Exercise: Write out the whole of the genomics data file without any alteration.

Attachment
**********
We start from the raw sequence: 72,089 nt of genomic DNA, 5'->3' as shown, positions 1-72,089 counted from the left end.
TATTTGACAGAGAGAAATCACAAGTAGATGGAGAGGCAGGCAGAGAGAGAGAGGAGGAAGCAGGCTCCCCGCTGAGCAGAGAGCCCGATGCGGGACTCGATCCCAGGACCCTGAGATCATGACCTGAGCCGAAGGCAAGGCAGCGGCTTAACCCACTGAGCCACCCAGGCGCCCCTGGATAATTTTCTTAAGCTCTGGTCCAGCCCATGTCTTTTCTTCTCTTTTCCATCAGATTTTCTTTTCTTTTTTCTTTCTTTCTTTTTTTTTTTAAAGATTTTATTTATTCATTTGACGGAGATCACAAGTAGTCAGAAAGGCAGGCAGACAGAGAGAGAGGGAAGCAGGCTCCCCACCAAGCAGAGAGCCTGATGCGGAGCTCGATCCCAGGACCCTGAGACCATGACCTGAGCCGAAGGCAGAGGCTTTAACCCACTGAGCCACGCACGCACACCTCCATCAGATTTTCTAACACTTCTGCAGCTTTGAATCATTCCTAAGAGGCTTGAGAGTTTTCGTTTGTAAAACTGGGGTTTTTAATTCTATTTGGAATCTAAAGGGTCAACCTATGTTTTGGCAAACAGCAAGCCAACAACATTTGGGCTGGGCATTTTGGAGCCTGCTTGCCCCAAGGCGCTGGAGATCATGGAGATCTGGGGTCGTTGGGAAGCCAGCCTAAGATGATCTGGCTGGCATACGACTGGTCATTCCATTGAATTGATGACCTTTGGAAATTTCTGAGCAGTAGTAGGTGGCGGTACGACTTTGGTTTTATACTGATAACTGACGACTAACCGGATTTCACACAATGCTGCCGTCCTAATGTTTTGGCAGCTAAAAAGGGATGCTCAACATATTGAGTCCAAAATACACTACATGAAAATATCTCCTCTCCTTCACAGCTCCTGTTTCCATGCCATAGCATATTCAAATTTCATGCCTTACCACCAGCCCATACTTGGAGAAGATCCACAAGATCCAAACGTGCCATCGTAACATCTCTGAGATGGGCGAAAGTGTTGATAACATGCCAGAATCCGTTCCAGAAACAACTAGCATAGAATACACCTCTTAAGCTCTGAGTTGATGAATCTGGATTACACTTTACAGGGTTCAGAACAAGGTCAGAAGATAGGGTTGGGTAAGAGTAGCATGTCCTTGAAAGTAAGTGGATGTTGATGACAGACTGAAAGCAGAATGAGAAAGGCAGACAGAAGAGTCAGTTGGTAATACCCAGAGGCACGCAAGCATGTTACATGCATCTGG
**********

We start from the raw sequence: 72,089 nt of genomic DNA, 5'->3' as shown, positions 1-72,089 counted from the left end.
TATTTGACAGAGAGAAATCACAAGTAGATGGAGAGGCAGGCAGAGAGAGAGAGGAGGAAGCAGGCTCCCCGCTGAGCAGAGAGCCCGATGCGGGACTCGATCCCAGGACCCTGAGATCATGACCTGAGCCGAAGGCAAGGCAGCGGCTTAACCCACTGAGCCACCCAGGCGCCCCTGGATAATTTTCTTAAGCTCTGGTCCAGCCCATGTCTTTTCTTCTCTTTTCCATCAGATTTTCTTTTCTTTTTTCTTTCTTTCTTTTTTTTTTTAAAGATTTTATTTATTCATTTGACGGAGATCACAAGTAGTCAGAAAGGCAGGCAGACAGAGAGAGAGGGAAGCAGGCTCCCCACCAAGCAGAGAGCCTGATGCGGAGCTCGATCCCAGGACCCTGAGACCATGACCTGAGCCGAAGGCAGAGGCTTTAACCCACTGAGCCACGCACGCACACCTCCATCAGATTTTCTAACACTTCTGCAGCTTTGAATCATTCCTAAGAGGCTTGAGAGTTTTCGTTTGTAAAACTGGGGTTTTTAATTCTATTTGGAATCTAAAGGGTCAACCTATGTTTTGGCAAACAGCAAGCCAACAACATTTGGGCTGGGCATTTTGGAGCCTGCTTGCCCCAAGGCGCTGGAGATCATGGAGATCTGGGGTCGTTGGGAAGCCAGCCTAAGATGATCTGGCTGGCATACGACTGGTCATTCCATTGAATTGATGACCTTTGGAAATTTCTGAGCAGTAGTAGGTGGCGGTACGACTTTGGTTTTATACTGATAACTGACGACTAACCGGATTTCACACAATGCTGCCGTCCTAATGTTTTGGCAGCTAAAAAGGGATGCTCAACATATTGAGTCCAAAATACACTACATGAAAATATCTCCTCTCCTTCACAGCTCCTGTTTCCATGCCATAGCATATTCAAATTTCATGCCTTACCACCAGCCCATACTTGGAGAAGATCCACAAGATCCAAACGTGCCATCGTAACATCTCTGAGATGGGCGAAAGTGTTGATAACATGCCAGAATCCGTTCCAGAAACAACTAGCATAGAATACACCTCTTAAGCTCTGAGTTGATGAATCTGGATTACACTTTACAGGGTTCAGAACAAGGTCAGAAGATAGGGTTGGGTAAGAGTAGCATGTCCTTGAAAGTAAGTGGATGTTGATGACAGACTGAAAGCAGAATGAGAAAGGCAGACAGAAGAGTCAGTTGGTAATACCCAGAGGCACGCAAGCATGTTACATGCATCTGG